Hand hygiene compliance drops at the end of a healthcare shift

3rd of December 2014
Hand hygiene compliance drops at the end of a healthcare shift

Hospital workers are less likely to wash their hands towards the end of their shift, according to new research.

And the study suggests that this lack of compliance is due to fatigue from the demands of the job.

Researchers analysed three years' worth of hand washing data from more than 4,000 caregivers in 35 hospitals across the US. They discovered hand washing compliance rates dropped by an average of 8.7 percentage points from the beginning to the end of a typical 12 hour shift.

"For hospital caregivers, hand washing may be viewed as a lower priority task and it appears that compliance with hand hygiene guidelines suffers as the work day progresses," said Hengchen Dai who led the study at the University of Pennsylvania.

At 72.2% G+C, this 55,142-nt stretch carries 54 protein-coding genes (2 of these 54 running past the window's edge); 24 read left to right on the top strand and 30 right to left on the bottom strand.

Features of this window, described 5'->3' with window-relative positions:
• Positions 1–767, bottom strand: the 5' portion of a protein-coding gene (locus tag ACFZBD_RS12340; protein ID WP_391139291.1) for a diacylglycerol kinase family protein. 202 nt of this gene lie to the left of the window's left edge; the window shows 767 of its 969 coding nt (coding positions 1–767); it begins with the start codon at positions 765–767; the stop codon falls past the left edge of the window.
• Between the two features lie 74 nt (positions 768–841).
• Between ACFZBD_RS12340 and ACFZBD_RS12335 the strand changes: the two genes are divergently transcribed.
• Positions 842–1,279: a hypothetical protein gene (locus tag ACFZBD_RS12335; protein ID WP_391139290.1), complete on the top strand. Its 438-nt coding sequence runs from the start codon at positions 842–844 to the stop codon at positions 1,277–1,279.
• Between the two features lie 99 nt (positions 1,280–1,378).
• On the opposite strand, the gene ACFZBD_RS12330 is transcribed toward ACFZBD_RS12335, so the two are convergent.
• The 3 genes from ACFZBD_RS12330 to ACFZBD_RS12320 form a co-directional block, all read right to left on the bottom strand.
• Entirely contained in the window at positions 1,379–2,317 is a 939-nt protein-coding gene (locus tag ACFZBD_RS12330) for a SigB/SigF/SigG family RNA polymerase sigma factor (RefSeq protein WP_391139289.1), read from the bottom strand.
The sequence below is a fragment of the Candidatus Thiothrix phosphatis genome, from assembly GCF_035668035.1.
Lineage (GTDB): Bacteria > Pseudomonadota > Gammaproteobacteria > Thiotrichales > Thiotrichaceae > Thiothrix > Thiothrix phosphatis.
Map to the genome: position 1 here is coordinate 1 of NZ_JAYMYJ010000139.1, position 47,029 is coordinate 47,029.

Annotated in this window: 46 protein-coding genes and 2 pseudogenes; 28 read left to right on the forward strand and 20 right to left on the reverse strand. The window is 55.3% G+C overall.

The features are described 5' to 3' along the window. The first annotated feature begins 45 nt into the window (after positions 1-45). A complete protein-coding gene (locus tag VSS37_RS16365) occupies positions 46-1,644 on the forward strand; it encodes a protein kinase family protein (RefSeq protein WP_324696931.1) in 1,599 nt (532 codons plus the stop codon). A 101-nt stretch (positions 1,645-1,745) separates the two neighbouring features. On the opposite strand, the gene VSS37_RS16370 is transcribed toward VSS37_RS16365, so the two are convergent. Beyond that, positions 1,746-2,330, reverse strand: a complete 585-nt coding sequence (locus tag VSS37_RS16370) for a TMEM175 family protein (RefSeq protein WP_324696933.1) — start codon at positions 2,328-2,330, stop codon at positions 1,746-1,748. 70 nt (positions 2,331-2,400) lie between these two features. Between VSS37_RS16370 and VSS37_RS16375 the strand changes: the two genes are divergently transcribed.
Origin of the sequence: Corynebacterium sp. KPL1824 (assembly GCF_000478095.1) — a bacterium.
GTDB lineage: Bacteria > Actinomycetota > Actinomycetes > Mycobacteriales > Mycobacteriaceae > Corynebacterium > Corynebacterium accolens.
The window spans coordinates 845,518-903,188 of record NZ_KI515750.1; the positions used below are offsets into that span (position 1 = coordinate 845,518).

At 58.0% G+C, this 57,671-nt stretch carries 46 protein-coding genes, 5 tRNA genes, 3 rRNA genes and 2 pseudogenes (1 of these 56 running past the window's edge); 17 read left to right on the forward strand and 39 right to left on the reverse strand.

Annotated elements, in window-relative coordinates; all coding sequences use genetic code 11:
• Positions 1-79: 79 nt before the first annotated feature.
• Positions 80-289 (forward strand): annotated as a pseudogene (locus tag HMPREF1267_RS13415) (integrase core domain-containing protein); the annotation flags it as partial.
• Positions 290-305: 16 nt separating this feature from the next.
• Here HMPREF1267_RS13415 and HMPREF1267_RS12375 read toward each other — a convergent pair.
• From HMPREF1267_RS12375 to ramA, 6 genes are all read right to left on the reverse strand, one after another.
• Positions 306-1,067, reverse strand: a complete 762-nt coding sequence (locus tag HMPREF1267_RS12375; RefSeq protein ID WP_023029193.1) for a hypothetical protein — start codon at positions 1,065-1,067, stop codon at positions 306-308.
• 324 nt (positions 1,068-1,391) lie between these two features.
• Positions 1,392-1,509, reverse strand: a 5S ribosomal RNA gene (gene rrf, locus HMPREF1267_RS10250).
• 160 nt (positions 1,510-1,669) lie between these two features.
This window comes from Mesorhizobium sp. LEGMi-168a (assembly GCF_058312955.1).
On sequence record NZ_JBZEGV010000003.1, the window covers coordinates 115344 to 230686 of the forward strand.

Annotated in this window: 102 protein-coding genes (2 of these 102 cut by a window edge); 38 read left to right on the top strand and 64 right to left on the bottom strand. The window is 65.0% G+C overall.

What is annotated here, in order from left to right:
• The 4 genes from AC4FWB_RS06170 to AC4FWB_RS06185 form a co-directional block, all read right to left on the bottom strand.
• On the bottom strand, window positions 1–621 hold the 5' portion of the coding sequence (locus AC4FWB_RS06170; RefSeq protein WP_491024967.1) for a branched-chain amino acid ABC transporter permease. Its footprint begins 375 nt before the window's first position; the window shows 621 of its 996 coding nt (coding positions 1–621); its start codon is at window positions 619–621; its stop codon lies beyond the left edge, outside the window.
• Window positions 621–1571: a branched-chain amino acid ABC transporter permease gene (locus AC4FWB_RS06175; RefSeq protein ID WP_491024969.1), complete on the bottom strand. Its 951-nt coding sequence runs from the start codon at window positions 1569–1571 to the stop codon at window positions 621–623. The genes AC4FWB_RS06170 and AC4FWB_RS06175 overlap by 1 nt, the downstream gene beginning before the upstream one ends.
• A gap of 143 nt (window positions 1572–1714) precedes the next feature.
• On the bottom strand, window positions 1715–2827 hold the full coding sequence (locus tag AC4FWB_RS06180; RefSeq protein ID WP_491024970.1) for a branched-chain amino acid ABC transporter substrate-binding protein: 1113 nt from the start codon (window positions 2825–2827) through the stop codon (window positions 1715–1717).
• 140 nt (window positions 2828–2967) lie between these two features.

"Demanding jobs have the potential to energise employees, but the pressure may make them focus more on maintaining performance on their primary tasks, particularly when they are fatigued."

A total of 65 per cent of the caregivers in the study were nurses while the others were patient care technicians, therapists or physicians.

The study, published by the American Psychological Association, also revealed that increased work intensity was linked to a drop in compliance. But staff were also more likely to follow hand washing protocols after a long break which meant that more time off between shifts had a beneficial effect.

According to the study's authors: "Clearly future research should investigate how to reduce these harmful effects of work demands on routine compliance."



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